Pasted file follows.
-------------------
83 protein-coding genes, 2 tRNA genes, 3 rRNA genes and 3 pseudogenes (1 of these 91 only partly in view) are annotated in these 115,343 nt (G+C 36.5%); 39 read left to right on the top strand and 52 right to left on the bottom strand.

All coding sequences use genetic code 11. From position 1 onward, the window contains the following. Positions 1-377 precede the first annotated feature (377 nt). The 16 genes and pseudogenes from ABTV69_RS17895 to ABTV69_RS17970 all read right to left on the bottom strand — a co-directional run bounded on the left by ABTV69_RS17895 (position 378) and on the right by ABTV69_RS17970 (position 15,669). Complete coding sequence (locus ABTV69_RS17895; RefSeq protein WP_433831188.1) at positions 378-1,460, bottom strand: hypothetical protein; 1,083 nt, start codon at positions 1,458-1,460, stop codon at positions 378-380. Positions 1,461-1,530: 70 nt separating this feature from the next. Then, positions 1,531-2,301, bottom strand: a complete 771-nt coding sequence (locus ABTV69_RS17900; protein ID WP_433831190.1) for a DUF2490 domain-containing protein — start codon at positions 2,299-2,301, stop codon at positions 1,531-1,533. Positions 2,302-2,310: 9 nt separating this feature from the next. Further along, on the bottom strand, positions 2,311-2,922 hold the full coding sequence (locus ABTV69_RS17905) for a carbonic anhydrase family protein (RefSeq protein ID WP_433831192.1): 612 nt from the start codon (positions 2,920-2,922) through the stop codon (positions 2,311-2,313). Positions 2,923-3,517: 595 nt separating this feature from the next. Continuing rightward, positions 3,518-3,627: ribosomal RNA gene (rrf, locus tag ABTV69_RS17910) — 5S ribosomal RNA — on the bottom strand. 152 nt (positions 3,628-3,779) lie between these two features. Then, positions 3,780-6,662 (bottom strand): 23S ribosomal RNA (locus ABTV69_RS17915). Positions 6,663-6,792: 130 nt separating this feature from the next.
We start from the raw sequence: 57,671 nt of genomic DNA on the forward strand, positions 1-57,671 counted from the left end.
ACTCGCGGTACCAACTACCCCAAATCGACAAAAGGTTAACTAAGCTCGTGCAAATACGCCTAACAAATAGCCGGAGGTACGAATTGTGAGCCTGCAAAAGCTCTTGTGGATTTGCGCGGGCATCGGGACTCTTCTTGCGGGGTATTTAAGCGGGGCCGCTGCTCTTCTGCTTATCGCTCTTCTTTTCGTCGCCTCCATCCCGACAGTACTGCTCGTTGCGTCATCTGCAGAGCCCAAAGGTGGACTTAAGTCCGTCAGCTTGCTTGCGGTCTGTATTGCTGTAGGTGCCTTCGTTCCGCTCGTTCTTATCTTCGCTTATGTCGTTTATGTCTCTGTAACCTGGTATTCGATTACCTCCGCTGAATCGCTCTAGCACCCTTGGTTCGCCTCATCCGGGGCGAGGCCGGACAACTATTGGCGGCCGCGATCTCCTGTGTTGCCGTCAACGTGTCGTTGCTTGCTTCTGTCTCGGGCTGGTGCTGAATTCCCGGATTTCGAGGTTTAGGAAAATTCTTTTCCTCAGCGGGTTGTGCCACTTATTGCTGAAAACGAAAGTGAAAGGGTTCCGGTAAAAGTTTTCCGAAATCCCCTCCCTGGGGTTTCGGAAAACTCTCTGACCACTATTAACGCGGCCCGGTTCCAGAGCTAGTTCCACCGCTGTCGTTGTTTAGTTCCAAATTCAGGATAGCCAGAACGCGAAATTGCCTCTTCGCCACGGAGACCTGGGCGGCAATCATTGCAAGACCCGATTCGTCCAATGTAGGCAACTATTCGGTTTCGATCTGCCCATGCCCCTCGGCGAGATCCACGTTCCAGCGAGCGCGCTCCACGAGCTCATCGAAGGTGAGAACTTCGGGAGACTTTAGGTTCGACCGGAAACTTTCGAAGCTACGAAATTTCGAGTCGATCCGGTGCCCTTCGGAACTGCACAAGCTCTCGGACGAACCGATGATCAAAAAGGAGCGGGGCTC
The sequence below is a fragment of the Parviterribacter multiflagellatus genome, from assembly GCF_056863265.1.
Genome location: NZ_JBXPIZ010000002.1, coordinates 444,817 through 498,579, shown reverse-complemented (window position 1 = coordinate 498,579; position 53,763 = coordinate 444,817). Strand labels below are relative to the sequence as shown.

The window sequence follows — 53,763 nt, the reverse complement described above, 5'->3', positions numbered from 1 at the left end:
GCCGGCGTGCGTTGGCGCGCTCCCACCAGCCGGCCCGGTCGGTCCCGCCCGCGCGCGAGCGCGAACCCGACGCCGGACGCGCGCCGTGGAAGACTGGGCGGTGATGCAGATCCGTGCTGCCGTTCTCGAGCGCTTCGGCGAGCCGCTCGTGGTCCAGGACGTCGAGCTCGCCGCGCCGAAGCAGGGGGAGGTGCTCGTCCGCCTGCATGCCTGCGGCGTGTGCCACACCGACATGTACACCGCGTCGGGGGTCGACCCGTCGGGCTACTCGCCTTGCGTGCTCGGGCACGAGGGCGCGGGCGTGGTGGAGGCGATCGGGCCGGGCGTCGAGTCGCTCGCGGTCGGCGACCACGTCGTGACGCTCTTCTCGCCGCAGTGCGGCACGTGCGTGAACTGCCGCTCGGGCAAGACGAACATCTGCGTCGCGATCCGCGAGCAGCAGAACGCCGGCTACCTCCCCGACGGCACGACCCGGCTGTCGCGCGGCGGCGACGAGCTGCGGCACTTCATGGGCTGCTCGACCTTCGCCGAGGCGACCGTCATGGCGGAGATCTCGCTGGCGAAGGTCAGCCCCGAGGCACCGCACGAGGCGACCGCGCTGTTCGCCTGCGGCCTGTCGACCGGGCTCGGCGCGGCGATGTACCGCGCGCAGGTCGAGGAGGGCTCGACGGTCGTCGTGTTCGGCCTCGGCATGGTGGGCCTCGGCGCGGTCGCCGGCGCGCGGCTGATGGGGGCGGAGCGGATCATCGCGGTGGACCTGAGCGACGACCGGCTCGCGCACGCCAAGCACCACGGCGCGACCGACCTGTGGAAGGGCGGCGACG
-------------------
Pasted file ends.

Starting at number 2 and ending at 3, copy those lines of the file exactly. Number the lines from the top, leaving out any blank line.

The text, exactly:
All coding sequences use genetic code 11. From position 1 onward, the window contains the following. Positions 1-377 precede the first annotated feature (377 nt). The 16 genes and pseudogenes from ABTV69_RS17895 to ABTV69_RS17970 all read right to left on the bottom strand — a co-directional run bounded on the left by ABTV69_RS17895 (position 378) and on the right by ABTV69_RS17970 (position 15,669). Complete coding sequence (locus ABTV69_RS17895; RefSeq protein WP_433831188.1) at positions 378-1,460, bottom strand: hypothetical protein; 1,083 nt, start codon at positions 1,458-1,460, stop codon at positions 378-380. Positions 1,461-1,530: 70 nt separating this feature from the next. Then, positions 1,531-2,301, bottom strand: a complete 771-nt coding sequence (locus ABTV69_RS17900; protein ID WP_433831190.1) for a DUF2490 domain-containing protein — start codon at positions 2,299-2,301, stop codon at positions 1,531-1,533. Positions 2,302-2,310: 9 nt separating this feature from the next. Further along, on the bottom strand, positions 2,311-2,922 hold the full coding sequence (locus ABTV69_RS17905) for a carbonic anhydrase family protein (RefSeq protein ID WP_433831192.1): 612 nt from the start codon (positions 2,920-2,922) through the stop codon (positions 2,311-2,313). Positions 2,923-3,517: 595 nt separating this feature from the next. Continuing rightward, positions 3,518-3,627: ribosomal RNA gene (rrf, locus tag ABTV69_RS17910) — 5S ribosomal RNA — on the bottom strand. 152 nt (positions 3,628-3,779) lie between these two features. Then, positions 3,780-6,662 (bottom strand): 23S ribosomal RNA (locus ABTV69_RS17915). Positions 6,663-6,792: 130 nt separating this feature from the next.
We start from the raw sequence: 57,671 nt of genomic DNA on the forward strand, positions 1-57,671 counted from the left end.